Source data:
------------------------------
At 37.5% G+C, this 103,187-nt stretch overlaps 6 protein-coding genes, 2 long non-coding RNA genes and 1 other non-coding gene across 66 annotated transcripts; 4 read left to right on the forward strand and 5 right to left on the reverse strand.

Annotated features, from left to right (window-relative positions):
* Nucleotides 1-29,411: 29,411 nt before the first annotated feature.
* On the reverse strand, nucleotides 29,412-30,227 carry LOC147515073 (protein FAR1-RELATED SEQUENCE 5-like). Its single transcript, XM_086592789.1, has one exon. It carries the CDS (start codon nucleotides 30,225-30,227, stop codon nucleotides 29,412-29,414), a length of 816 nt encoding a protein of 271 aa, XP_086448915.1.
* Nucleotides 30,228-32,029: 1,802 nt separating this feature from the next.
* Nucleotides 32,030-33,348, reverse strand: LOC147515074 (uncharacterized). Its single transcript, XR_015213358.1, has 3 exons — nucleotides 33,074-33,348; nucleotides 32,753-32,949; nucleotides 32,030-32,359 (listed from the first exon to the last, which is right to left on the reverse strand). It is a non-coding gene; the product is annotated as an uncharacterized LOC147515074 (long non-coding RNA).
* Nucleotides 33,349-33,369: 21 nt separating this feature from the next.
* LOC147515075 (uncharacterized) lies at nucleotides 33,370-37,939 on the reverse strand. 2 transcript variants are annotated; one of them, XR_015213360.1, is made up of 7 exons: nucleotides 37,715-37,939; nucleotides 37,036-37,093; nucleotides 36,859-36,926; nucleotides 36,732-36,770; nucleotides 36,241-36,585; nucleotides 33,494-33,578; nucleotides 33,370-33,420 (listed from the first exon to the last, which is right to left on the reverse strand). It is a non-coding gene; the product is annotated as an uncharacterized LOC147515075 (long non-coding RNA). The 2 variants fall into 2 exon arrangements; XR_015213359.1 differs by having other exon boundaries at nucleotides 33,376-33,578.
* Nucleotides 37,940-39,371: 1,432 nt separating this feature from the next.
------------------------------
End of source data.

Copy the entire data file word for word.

At 37.5% G+C, this 103,187-nt stretch overlaps 6 protein-coding genes, 2 long non-coding RNA genes and 1 other non-coding gene across 66 annotated transcripts; 4 read left to right on the forward strand and 5 right to left on the reverse strand.

Annotated features, from left to right (window-relative positions):
* Nucleotides 1-29,411: 29,411 nt before the first annotated feature.
* On the reverse strand, nucleotides 29,412-30,227 carry LOC147515073 (protein FAR1-RELATED SEQUENCE 5-like). Its single transcript, XM_086592789.1, has one exon. It carries the CDS (start codon nucleotides 30,225-30,227, stop codon nucleotides 29,412-29,414), a length of 816 nt encoding a protein of 271 aa, XP_086448915.1.
* Nucleotides 30,228-32,029: 1,802 nt separating this feature from the next.
* Nucleotides 32,030-33,348, reverse strand: LOC147515074 (uncharacterized). Its single transcript, XR_015213358.1, has 3 exons — nucleotides 33,074-33,348; nucleotides 32,753-32,949; nucleotides 32,030-32,359 (listed from the first exon to the last, which is right to left on the reverse strand). It is a non-coding gene; the product is annotated as an uncharacterized LOC147515074 (long non-coding RNA).
* Nucleotides 33,349-33,369: 21 nt separating this feature from the next.
* LOC147515075 (uncharacterized) lies at nucleotides 33,370-37,939 on the reverse strand. 2 transcript variants are annotated; one of them, XR_015213360.1, is made up of 7 exons: nucleotides 37,715-37,939; nucleotides 37,036-37,093; nucleotides 36,859-36,926; nucleotides 36,732-36,770; nucleotides 36,241-36,585; nucleotides 33,494-33,578; nucleotides 33,370-33,420 (listed from the first exon to the last, which is right to left on the reverse strand). It is a non-coding gene; the product is annotated as an uncharacterized LOC147515075 (long non-coding RNA). The 2 variants fall into 2 exon arrangements; XR_015213359.1 differs by having other exon boundaries at nucleotides 33,376-33,578.
* Nucleotides 37,940-39,371: 1,432 nt separating this feature from the next.